Transmitted to a patient’s cardiologist twice a day, the data can give several weeks’ notice that heart function is deteriorating — enough time to increase drug dosage and stave off greater damage.

Professor Francisco Leyva-Leon, a cardiologist trialling the implant in Birmingham, says: ‘The benefits could be huge. In my hospital alone we admit more than 1,000 patients a year with heart failure.’


Home blood pressure monitoring is nothing new. But devices are fairly cumbersome, involving wearing a ‘sleeve’ that wraps round the upper arm, just like the one in a GP surgery.

That could be about to change, thanks to Japanese scientists working out how to shrink the key components of the equipment into a wristwatch.

HeartGuide, which can also be used as a normal watch, has a built-in cuff under the strap that inflates around the wrist when the patient presses the watch face.

Daily readings are beamed wirelessly to a smartphone app that shares the data with doctors, who then decide if the patient’s medication needs altering — without needing a consultation.

However, at around £500, it’s not a cheap option.

‘This smart watch is an interesting idea,’ says Professor Martin Cowie. ‘But it is important to remember blood pressure goes up and down in response to activity or sleep. The patient would need to take a large number of readings.’


Pacemakers have been around for more than half a century, but a new generation of miniature implants are capable of much more than just regulating the heart — they can also communicate with doctors remotely.

Alternative remedies

The aloe vera plant is often found in tropical climates

Pharmacist Gemma Fromage reveals the unexpected uses for everyday products. 

This week: Aloe vera for acid reflux.

The use of aloe vera, a plant often found in tropical climates, dates back to Ancient Egyptian times.

It is well known as a home remedy for scrapes and burns due to its anti-inflammatory properties.

The juice, derived from the inner lining of its leaves, has also been found to soothe acid reflux. A study in the Journal of Traditional Chinese Medicine showed purified aloe vera juice improved reflux symptoms as well as, and in some cases better than, traditional medications — possibly because it reduces acid production.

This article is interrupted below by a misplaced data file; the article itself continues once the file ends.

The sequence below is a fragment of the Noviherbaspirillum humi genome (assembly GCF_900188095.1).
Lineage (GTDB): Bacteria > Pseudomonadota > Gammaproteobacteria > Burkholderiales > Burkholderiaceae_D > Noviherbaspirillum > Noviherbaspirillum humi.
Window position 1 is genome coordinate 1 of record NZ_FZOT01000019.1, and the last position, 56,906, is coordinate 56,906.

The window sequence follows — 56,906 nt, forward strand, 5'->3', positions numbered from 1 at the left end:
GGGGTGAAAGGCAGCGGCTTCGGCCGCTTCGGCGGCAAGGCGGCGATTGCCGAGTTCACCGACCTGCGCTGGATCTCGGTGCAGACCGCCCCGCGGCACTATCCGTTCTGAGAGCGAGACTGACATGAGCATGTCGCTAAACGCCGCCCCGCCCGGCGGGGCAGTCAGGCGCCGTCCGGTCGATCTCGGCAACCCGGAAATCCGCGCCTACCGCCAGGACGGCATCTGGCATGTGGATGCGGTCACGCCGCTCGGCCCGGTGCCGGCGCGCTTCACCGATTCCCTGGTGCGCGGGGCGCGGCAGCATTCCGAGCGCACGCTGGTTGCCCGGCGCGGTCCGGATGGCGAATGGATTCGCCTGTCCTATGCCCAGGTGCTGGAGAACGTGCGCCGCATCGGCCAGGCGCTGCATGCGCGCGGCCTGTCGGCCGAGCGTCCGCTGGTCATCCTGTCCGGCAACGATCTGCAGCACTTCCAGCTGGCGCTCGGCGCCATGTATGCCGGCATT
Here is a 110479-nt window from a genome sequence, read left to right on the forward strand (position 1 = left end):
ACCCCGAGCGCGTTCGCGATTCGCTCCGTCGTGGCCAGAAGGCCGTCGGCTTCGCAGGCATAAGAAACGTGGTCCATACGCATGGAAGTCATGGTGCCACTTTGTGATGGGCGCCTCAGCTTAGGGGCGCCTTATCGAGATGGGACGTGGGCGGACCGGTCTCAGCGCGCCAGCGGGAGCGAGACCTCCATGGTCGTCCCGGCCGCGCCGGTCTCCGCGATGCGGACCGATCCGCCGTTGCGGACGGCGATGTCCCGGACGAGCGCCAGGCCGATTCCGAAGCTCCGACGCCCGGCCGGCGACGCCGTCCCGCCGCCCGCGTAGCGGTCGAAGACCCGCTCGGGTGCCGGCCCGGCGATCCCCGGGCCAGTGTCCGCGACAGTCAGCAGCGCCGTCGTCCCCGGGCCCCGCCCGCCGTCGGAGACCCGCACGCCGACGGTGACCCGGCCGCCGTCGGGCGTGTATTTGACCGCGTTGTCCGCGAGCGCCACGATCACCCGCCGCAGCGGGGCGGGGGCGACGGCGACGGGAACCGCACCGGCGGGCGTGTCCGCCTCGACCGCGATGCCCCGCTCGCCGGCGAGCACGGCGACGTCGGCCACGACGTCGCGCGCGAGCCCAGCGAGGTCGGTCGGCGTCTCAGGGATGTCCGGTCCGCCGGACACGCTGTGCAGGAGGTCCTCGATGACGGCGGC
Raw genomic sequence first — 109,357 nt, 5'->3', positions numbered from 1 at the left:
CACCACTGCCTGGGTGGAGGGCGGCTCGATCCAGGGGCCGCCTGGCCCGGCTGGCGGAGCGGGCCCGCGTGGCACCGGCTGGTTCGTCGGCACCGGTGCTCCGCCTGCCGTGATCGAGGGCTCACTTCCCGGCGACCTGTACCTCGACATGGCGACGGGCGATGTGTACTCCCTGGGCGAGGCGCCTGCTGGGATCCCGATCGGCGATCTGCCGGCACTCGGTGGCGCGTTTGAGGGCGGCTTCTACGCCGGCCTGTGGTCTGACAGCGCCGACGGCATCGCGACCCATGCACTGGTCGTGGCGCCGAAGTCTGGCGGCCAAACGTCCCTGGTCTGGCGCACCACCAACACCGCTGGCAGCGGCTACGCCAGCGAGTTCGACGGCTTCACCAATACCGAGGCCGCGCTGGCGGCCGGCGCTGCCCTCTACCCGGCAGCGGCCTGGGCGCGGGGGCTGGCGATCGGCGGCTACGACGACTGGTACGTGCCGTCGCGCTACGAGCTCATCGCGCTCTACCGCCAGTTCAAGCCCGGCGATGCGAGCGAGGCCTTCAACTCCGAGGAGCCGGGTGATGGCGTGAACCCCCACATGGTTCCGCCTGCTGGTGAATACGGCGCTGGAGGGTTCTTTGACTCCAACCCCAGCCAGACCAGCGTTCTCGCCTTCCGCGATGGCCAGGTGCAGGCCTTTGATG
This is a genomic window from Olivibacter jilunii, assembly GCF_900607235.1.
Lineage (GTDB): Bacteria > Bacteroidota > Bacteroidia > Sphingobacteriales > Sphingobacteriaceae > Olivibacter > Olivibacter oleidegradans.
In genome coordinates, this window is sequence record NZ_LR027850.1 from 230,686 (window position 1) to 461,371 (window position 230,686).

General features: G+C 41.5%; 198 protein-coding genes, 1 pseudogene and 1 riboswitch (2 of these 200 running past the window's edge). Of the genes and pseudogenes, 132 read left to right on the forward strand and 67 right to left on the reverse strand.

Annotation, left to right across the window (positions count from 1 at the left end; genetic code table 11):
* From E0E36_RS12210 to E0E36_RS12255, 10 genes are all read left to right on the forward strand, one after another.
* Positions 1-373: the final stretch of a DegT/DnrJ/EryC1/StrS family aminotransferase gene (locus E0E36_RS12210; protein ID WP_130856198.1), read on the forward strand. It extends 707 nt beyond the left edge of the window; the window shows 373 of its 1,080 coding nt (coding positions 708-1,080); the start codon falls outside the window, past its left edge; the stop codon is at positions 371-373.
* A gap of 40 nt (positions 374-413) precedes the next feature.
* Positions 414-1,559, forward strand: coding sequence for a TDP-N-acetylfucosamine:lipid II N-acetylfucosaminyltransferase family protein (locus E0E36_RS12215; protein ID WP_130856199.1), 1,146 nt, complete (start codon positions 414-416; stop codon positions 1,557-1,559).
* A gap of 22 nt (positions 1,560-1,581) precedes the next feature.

Pregnant women and those with diabetes are advised against taking aloe vera juice, as it may cause uterine contractions and affect blood sugar levels. 

Anyone using prescribed medicines for reflux should also consult their doctor before stopping their treatment regimen in favour of aloe vera, or adding the juice to it.


Pacemakers are matchbox-sized gadgets used to treat a range of conditions that affect the heart —from children born with cardiac defects to adults with AF. Implanted in the chest, they send electrical pulses to the heart to keep it beating regularly.

Older devices store readings on built-in microchips which can only be accessed by visiting a hospital up to four times a year to have them downloaded. But now doctors can gather the data without the patient needing to leave their home.

Modern pacemakers have a transmitter that ‘talks’ to a mobile-phone sized monitor. It uses an internet connection to send encrypted data straight to the doctor’s computer.

‘We already use remote monitoring for thousands of pacemaker patients,’ says Professor Francisco Leyva-Leon.

‘It means we can screen them on a regular basis and only need to call them in for a consultation if there is a potential problem.’


A stick-on chest patch called Zio that you can even wear in the shower is increasingly being used to diagnose irregular heart rhythms without going to hospital.

The matchbox-sized patch has built-in electrodes and a recording device to pick up the heart’s electrical activity as the patient goes about their day.

Made from waterproof plastic, the patient wears it on their upper chest for up to two weeks to record their heart’s activity, before sending it back to the supplier, Surrey-based firm iRhythm.

The company uses the results to compile a report for the patient’s doctor.

A 2019 study at King’s College Hospital in London found the Zio patch was almost eight times more effective than current portable monitors at detecting heart rhythm problems.

The cost to the NHS is £800 per patch, including the analysis and the report provided for GPs.

‘Devices like the Zio skin patch are easier to wear than monitors during exercise and may even perform better,’ says Dr Sarah Clarke, a cardiologist at the Royal Papworth Hospital in Cambridge.